If you have a PSP (or Vita) then you really owe it to yourself to pick up a copy of the magnificent Corpse Party from Team GrisGris, localised by XSEED. (Editor’s note: Since this article was written in 2012, you can now also get a version of the game for 3DS and PC, though note that these are slightly different to the version under discussion here.)
While initially resembling a top-down SNES-era role-playing game more than a traditional visual novel, it quickly becomes apparent that this is a game where story — and, more importantly, atmosphere – is king.
This article was originally published on Games Are Evil in 2012 as part of the site’s regular READ.ME column on visual novels. It has been republished here due to Games Are Evil no longer existing in its original form.
Continue reading From The Archives: Darkness and Scissors – The Horror of Corpse Party
Pikmin is one of Nintendo’s series that often gets forgotten about, but it’s a real gem — and its Wii U installment is no exception.
Often (arguably) erroneously decribed as a “real time strategy” game, the games are actually more akin to puzzle adventures, in which you explore a world and figure out the best ways to proceed and defeat the enemies in front of you. In the grand tradition of games that feature sprawling, huge maps, too, there are plenty of shortcuts to unlock and lots of revisiting earlier areas with new abilities to find hidden secrets.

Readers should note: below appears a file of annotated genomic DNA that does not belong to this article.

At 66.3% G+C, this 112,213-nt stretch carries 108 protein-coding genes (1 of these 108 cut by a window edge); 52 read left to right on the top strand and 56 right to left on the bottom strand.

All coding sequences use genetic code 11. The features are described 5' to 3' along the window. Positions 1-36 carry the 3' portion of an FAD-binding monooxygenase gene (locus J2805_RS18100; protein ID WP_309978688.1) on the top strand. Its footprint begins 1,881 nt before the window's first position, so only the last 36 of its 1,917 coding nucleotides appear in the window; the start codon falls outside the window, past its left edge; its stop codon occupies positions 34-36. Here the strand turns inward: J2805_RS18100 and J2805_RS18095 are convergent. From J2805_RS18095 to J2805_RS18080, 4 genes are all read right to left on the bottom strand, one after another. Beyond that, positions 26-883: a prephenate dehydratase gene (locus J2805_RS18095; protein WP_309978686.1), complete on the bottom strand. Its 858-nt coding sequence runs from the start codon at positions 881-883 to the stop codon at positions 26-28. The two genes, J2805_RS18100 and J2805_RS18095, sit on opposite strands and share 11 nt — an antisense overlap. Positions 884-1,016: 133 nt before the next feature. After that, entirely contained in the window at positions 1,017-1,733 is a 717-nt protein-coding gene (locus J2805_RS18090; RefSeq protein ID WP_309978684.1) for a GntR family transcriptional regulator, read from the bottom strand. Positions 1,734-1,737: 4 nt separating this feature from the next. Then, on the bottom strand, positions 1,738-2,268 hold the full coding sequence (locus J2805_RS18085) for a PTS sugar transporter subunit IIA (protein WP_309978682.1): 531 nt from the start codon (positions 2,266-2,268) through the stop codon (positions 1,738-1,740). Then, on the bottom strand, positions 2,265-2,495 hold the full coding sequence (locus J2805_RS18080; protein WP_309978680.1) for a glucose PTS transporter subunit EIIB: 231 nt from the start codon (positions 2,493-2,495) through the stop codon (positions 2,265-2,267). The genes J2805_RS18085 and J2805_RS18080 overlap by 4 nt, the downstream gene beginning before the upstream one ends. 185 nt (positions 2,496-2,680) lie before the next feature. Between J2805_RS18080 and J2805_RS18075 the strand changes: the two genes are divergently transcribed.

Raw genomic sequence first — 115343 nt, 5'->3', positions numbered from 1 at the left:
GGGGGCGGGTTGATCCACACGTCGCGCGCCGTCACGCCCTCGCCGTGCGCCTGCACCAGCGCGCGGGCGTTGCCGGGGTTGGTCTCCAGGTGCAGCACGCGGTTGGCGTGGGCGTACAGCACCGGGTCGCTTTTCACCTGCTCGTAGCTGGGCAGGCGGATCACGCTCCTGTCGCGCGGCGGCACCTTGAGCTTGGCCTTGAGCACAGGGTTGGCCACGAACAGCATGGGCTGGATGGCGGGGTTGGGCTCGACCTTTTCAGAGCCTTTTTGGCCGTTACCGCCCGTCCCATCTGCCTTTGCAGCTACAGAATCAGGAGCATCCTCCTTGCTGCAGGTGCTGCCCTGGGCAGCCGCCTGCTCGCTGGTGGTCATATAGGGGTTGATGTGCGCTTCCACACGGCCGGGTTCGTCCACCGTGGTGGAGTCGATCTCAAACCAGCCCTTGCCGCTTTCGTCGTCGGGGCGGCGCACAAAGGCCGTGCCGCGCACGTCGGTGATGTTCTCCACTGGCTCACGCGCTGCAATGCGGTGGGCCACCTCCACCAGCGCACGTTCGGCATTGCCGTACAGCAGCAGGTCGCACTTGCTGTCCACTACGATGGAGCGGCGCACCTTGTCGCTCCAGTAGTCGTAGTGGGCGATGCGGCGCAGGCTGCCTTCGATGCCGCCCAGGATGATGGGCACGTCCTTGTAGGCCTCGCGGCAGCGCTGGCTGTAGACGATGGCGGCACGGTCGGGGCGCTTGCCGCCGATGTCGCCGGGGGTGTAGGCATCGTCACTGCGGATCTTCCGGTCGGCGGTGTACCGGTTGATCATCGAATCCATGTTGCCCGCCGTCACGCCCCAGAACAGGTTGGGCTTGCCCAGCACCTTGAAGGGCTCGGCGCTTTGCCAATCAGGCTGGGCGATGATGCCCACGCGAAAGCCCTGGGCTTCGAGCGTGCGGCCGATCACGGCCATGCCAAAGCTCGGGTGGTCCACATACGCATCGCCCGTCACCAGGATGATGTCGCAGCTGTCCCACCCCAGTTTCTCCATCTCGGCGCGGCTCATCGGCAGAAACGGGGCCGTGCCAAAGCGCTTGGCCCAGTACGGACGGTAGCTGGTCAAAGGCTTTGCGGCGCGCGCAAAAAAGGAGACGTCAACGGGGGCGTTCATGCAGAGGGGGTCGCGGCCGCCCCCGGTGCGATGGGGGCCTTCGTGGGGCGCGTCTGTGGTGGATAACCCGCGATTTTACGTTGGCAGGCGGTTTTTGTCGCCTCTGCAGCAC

And the whole thing is tied together with a delightfully cute aesthetic that fits the tone of the experience perfectly.
Continue reading Wii U Essentials: Pikmin 3
Kadokawa Games’ Root Letter, first in their new Kadokawa Games Mystery series, quietly snuck out onto the market at the end of October, just four months after its Japanese release.
The proposed series is set to be a collection of visual novel-cum-adventure game hybrids for PlayStation platforms that feature real-world locations, artwork from Love Plus character designer Mino Taro and a cast of fictional actresses who will play different roles in each game. The plan, presumably, is to create a series of adventures that, while distinct in their own right in terms of story, will have numerous thematic and stylistic similarities throughout that make them feel like “part of a set”.
So far, all we have to judge the series on is its inaugural installment Root Letter, but fortunately it’s a very strong start indeed, eminently worthy of your time if you’ve ever enjoyed the Ace Attorney or Danganronpa games.
Continue reading Root Letter: Eleven Letters, Eight People, One Truth